I'm brand-new to this forum, and brand-new to my '97 Jeep Wrangler TJ, and it took me all of a week to break it already. Too rough too soon I guess.
Anybody know of a good Jeep aficionado mechanic?
I've got a rusted underbody, and I busted a couple bolts on the trails this week, dropping the skid plate (and, therefore, all of the innards) a couple of inches. From what I hear, this is probably going to take a good deal of welding to fix. I have a feeling that engine mounts and probably other rusty bits will need to be replaced too. I'd like to take this to a legit mechanic who actually works on Jeeps regularly--somebody that may also be interested in installing a lift kit after lifting my engine and transmission back to where they're supposed to be.
Please tell me you have suggestions?! Preferably in Oakland County.
What "innards" dropped? If your engine/trans really shifted then I would be pretty concerned about the structural integrity of the frame. You're going to want to make sure there's enough good metal left to weld to. After 15 years of MI winters she could be kinda crispy.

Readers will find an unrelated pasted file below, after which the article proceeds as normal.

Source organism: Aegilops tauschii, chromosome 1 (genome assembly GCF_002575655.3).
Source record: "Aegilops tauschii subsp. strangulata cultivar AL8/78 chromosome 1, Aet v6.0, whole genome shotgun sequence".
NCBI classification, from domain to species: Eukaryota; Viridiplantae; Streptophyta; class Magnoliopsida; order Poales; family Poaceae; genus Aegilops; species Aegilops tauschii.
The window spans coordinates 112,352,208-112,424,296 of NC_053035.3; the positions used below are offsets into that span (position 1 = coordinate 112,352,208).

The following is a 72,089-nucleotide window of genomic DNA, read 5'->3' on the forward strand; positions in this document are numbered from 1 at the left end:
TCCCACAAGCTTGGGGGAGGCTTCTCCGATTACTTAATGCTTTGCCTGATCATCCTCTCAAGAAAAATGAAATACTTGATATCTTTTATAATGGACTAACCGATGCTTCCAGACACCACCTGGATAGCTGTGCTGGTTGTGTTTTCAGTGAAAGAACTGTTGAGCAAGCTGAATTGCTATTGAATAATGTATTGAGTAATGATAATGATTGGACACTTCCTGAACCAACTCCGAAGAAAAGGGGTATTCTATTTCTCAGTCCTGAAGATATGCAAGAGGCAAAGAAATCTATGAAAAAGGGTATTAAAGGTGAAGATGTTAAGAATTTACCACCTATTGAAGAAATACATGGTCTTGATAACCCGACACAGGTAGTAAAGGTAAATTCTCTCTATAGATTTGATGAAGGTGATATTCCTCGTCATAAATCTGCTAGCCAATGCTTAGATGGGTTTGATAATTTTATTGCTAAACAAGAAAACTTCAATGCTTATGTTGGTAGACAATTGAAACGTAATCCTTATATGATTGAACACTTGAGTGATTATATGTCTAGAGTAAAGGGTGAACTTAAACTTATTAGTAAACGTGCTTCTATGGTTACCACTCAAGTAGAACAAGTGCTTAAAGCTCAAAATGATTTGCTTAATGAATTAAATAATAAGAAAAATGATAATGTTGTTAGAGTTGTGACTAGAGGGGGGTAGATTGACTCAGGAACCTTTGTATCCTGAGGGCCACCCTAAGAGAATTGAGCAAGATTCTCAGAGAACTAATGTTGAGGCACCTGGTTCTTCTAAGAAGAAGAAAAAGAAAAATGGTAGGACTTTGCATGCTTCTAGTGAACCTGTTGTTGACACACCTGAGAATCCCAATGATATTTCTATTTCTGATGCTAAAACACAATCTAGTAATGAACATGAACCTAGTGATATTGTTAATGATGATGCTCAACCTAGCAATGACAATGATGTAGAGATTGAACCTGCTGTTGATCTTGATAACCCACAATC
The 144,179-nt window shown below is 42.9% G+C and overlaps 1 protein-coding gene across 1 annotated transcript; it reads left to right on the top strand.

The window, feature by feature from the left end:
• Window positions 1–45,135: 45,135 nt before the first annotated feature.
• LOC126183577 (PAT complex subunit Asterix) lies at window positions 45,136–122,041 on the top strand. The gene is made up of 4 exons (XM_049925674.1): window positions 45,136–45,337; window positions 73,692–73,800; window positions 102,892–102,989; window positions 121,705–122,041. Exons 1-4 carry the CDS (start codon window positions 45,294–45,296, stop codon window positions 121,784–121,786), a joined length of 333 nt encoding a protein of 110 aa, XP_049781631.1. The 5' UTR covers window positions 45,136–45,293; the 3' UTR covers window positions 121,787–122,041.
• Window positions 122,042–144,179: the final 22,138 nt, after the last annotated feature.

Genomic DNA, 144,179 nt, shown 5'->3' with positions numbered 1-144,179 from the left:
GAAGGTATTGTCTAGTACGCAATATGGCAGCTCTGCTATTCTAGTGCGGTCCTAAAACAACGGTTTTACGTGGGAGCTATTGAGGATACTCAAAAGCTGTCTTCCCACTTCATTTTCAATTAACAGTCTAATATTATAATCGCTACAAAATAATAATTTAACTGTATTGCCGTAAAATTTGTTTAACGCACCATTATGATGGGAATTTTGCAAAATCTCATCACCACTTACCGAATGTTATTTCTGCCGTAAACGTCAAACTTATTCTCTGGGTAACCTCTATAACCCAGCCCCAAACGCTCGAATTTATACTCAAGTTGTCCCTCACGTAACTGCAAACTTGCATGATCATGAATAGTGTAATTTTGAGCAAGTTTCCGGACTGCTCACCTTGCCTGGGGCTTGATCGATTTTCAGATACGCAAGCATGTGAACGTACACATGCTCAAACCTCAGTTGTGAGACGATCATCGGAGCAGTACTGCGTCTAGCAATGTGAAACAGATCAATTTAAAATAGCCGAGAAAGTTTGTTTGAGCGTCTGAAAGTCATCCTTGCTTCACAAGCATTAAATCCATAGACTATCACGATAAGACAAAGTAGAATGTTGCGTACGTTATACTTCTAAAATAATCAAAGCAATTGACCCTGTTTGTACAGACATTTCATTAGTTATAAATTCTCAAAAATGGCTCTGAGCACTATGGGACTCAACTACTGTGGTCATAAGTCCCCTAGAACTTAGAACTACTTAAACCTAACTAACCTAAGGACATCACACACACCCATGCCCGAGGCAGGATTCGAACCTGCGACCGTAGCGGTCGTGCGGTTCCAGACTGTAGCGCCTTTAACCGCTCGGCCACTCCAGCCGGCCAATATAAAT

Yea I'm concerned about that. Transmission and engine both tilted and lowered about as far down as the plate was hanging on one side. When we lifted the plate the engine straightened out some, but still not back to where it belongs without real work. Tell me this isn't the end...
Hopefully its just the motor mounts like you said. Might be a PITA but doable. One nice thing about Wranglers is that they are body-on-frame as opposed to a unibody. I would expect that that should be a lot easier to weld/repair. I wouldn't count her out just yet.
Great bunch of guys that know jeeps and they do great work.
2013 JK - Metalcloak 3.5" coils and control arms, Bilstein 5160s, Prorock44, Synergy high steer, drag link, track bar and tie rod, PSC hydro assist, RCV front shafts, Reid knuckles, TEN factory rear shafts, 4.88s, 37" MTR, Tom Woods front and rear, antirock front and rear, etc.
Thanks for the suggestions!
Ended up finding a local private shop of some auto enthusiasts that were willing to get creative with the fix. We cut a piece out of the frame and welded in some fresh steel, then just drilled new holes through to the top of the frame to fasten the skid plate back on. Back to being good as new! And it cost me just a couple hundred bucks in labor hours as opposed to $3-4000 to replace the full frame as a couple other shops were suggesting. Will have to give the Fenton place a call when it's time to put the lift on